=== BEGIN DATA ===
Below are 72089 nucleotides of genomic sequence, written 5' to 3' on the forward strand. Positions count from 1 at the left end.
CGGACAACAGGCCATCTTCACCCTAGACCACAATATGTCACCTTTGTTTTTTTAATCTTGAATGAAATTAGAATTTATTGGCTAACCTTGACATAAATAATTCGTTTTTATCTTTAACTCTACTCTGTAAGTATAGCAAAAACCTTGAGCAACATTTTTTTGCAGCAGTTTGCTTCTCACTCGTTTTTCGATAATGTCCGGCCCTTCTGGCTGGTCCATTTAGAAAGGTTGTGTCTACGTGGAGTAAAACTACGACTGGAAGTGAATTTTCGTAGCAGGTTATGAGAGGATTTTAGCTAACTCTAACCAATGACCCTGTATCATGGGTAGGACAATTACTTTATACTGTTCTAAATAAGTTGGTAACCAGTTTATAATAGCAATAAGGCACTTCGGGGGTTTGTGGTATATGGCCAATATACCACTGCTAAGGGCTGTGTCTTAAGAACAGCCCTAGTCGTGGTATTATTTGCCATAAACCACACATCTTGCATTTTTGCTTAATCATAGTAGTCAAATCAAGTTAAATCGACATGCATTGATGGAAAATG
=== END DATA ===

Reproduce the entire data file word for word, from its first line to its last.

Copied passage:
Below are 72089 nucleotides of genomic sequence, written 5' to 3' on the forward strand. Positions count from 1 at the left end.
CGGACAACAGGCCATCTTCACCCTAGACCACAATATGTCACCTTTGTTTTTTTAATCTTGAATGAAATTAGAATTTATTGGCTAACCTTGACATAAATAATTCGTTTTTATCTTTAACTCTACTCTGTAAGTATAGCAAAAACCTTGAGCAACATTTTTTTGCAGCAGTTTGCTTCTCACTCGTTTTTCGATAATGTCCGGCCCTTCTGGCTGGTCCATTTAGAAAGGTTGTGTCTACGTGGAGTAAAACTACGACTGGAAGTGAATTTTCGTAGCAGGTTATGAGAGGATTTTAGCTAACTCTAACCAATGACCCTGTATCATGGGTAGGACAATTACTTTATACTGTTCTAAATAAGTTGGTAACCAGTTTATAATAGCAATAAGGCACTTCGGGGGTTTGTGGTATATGGCCAATATACCACTGCTAAGGGCTGTGTCTTAAGAACAGCCCTAGTCGTGGTATTATTTGCCATAAACCACACATCTTGCATTTTTGCTTAATCATAGTAGTCAAATCAAGTTAAATCGACATGCATTGATGGAAAATG